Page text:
Jacob Boesel

Mr. Hawkins
Modern World History – P, Period 6
18 March 2016
What Events during the First Days of Hitler’s Rise to Power Might have Foreshadowed what
Eventually Happened to the Jews during World War II?
Life for the Jews during the time of WWII was horrible, but it was also bad for them
during the rise of Adolf Hitler as well. Even though millions of Jews were killed during the
Holocaust, they were treated horrible through different types of restrictions, bans, and laws that
limited many things that the Jews did in their everyday lives. The Jews were restricted because of
the Nuremberg Laws and boycotts of business, and even well-known doctors and lawyers were
put out of work.
A very big event that happened to the Jews was the Nuremberg Race laws. It was firstly
introduced “At the annual party rally held in Nuremberg in 1935, the Nazis announced
new laws which institutionalized many of the racial theories prevalent in Nazi ideology”
(The Nuremberg Race Laws). These laws affected the Jews in a hard way. The people that
were affected were not even necessarily of the religion of the Jews. “The Nuremberg Laws, as
they became known, did not define a “Jew” as someone with particular religious beliefs.
Instead, anyone who had three or four Jewish grandparents was defined as a Jew…” (The
Nuremberg Race Laws). With this law in place many people feared for their lives if they even
had grandparents that were Jewish. Even when converted to the Christian faith, the people were
still seen as Jews. “In 1937 and 1938, the government set out to impoverish Jews by
requiring them to register their property and then by “Aryanyzing” Jewish Businesses”

(The Nuremberg Race Laws). This caused many people to lose their businesses. Many of the
families would lose a lot of money from these laws. The Nuremberg Race Laws was a law that
foreshadowed the events that would come later, but anti-Jewish boycotts also foreshadowed
things to come for the Jews as well.
Another event that happened was boycotts of everything Jewish. “Anti-Jewish boycotts
are organized activities directed against the Jews to exclude them from social, economic,
and political life” (Anti-Semitism: Anti-Jewish Boycotts). This meant that the Jewish people
were excluded from almost everything in Germany. Anti-Semitism was the most frequently used
tool against the Jews. “Contacts with Jews were avoided. Jews were not accepted in
merchants’ guilds, trade associations, and similar organizations” (Anti-Semitism: AntiJewish Boycotts). This boycott went so far as to say that people that were Jewish could not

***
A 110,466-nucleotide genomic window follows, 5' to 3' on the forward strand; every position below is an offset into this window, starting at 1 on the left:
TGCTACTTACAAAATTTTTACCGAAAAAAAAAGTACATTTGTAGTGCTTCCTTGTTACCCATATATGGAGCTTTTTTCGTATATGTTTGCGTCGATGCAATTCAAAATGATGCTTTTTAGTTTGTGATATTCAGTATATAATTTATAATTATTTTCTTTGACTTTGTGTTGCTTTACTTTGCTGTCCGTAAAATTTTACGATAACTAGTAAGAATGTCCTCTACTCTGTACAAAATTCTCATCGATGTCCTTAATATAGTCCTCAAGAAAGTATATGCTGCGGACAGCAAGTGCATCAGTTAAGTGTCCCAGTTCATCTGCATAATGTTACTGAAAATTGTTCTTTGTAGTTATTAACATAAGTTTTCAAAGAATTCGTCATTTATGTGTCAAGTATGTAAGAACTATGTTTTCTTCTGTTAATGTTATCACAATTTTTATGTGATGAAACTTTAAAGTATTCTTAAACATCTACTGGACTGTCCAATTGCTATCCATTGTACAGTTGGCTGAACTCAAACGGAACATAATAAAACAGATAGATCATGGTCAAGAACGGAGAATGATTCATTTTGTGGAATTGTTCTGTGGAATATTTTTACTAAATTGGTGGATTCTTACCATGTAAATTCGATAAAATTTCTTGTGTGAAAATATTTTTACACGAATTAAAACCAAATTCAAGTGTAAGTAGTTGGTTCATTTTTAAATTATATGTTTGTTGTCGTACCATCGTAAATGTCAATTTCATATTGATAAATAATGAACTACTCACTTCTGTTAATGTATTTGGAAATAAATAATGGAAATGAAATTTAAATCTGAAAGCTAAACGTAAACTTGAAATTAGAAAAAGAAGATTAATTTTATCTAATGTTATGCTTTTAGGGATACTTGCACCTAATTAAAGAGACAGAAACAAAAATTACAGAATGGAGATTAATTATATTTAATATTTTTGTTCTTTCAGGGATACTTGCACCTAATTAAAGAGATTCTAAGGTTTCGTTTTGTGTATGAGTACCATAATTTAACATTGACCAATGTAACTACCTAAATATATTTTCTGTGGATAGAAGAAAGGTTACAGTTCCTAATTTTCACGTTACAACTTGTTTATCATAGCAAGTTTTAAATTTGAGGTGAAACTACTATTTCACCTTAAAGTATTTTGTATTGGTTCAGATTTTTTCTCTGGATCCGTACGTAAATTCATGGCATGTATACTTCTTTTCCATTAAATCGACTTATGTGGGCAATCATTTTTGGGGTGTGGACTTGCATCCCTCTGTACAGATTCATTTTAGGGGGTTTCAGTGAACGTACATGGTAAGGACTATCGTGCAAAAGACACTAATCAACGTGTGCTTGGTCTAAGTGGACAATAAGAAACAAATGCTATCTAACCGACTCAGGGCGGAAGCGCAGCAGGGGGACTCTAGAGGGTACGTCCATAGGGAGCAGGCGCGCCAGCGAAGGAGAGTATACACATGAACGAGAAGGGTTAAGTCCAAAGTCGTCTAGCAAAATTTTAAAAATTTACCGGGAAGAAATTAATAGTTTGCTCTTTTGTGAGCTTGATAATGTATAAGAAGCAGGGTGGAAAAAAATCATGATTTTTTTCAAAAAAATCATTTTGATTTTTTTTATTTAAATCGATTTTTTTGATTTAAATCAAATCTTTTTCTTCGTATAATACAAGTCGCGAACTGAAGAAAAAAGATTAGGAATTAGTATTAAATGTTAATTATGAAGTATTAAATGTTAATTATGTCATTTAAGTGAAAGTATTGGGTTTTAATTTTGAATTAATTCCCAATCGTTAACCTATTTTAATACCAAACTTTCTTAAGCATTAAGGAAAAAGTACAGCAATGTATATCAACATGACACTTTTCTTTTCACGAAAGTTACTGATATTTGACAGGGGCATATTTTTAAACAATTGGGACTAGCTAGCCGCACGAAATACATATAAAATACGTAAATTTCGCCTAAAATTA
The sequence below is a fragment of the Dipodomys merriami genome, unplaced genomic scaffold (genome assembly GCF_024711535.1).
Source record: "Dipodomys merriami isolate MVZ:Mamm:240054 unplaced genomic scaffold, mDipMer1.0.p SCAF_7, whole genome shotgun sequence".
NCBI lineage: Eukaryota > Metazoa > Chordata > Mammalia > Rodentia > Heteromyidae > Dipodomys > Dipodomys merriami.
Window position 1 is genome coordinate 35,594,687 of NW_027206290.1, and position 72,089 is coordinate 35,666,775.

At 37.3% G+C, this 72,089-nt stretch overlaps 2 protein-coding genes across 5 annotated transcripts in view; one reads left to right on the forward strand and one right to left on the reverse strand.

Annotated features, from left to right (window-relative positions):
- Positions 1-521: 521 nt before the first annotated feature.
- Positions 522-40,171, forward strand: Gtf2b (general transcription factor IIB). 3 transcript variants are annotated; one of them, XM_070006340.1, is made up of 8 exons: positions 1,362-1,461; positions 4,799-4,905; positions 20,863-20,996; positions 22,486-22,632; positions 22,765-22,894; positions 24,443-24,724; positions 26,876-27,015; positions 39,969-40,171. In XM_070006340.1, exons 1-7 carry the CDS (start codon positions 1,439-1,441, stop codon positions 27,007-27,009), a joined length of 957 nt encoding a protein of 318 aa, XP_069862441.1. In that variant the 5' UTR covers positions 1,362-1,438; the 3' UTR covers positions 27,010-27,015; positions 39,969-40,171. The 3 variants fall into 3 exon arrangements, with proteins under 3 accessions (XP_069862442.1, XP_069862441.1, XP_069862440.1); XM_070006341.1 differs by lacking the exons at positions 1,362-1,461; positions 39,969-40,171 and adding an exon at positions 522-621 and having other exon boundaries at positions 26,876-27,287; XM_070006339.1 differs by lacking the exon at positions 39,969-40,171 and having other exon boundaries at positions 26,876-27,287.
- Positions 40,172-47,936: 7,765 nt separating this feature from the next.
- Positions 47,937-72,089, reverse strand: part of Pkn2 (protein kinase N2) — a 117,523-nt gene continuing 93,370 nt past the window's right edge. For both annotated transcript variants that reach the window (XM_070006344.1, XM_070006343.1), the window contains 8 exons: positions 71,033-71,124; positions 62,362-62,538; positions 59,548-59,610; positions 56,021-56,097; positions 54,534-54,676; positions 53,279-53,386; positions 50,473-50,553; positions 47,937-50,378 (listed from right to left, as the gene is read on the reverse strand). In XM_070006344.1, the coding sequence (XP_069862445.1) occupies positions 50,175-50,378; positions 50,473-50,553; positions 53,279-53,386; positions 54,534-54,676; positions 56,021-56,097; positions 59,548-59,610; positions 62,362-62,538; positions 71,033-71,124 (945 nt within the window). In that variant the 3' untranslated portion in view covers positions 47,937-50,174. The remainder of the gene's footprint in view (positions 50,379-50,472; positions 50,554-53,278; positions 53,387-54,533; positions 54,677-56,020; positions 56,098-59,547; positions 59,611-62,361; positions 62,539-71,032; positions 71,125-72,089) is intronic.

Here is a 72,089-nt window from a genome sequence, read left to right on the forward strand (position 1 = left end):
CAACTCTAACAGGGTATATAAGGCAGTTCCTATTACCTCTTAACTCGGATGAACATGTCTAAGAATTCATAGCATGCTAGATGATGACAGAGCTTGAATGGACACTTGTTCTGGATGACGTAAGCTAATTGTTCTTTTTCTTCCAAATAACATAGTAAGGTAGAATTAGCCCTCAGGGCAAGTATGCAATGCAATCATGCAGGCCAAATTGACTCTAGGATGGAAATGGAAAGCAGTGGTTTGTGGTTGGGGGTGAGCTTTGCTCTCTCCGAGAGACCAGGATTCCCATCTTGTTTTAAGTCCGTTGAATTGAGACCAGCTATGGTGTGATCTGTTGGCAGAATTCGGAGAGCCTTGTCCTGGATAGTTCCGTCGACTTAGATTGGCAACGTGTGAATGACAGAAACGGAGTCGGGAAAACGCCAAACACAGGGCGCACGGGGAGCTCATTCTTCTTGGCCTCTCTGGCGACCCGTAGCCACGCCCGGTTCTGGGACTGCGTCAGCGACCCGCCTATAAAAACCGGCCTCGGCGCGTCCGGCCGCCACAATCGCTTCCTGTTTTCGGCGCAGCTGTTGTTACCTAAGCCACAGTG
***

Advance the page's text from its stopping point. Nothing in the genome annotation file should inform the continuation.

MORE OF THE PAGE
marry people that were not Jewish. There would be legal reparations made to any Jew seen with
a non-Jewish person. “The Austrian anti-Semitists publicized in the press and at public
meetings the slogan “Don’t buy from Jews.” When the government declared this slogan
illegal, it was changed into “Buy from Christians only” (Anti-Semitism: Anti-Jewish
Boycotts). This slogan was different in other countries of Europe. The slogan spread even more
hatred towards the Jews. Although anti-Jewish boycotts foreshadowed things to come, but Nazis
boycotting Jewish businesses also foreshadowed things to come for the Jews.
The boycotting of Jewish businesses was very hard on the Jewish people. “Just a week
after the Enabling Act made Hitler dictator of Germany, a national boycott of Jewish shops
and department stores was organized by Nazis under the direction of Propaganda Minister
Joseph Goebbels” (Nazis Boycott Jewish Shops). This decision would cause much grieve for
many Jewish people. This decision also got unflattering comments in papers in the United States

and in Britain. In fact, “The boycott was claimed to be in reaction to unflattering newspaper
stories appearing in Britain and America concerning Hitler’s new regime” (Nazis Boycott
Jewish Shops). The articles that were written had a varied effect on Hitler and the Germans. The
boycotts against the Jews were very effective. “The boycott began at 10 a.m. on Sunday”
(Nazis Boycott Jewish Shops). Many people lost money, and many people went out of business.
Anyone that was considered a Jew by Hitler’s standards was registered as a Jew and hat their
property taken or bought from them at a low price. Boycotting Jewish businesses foreshadowed
things to come, but there were other things that foreshadowed hate towards the Jews as well.
In conclusion, it seems that there was a lot of discrimination and hatred towards the
Jewish people. The Germans and other Eastern-European countries showed this hatred by
creating laws and acts that took away many of the rights of Jewish people. Some of these things
were the right to own their own businesses, to marry whomever they want, and what they could
do. The Jewish people suffered many wrongs through the course of World War II.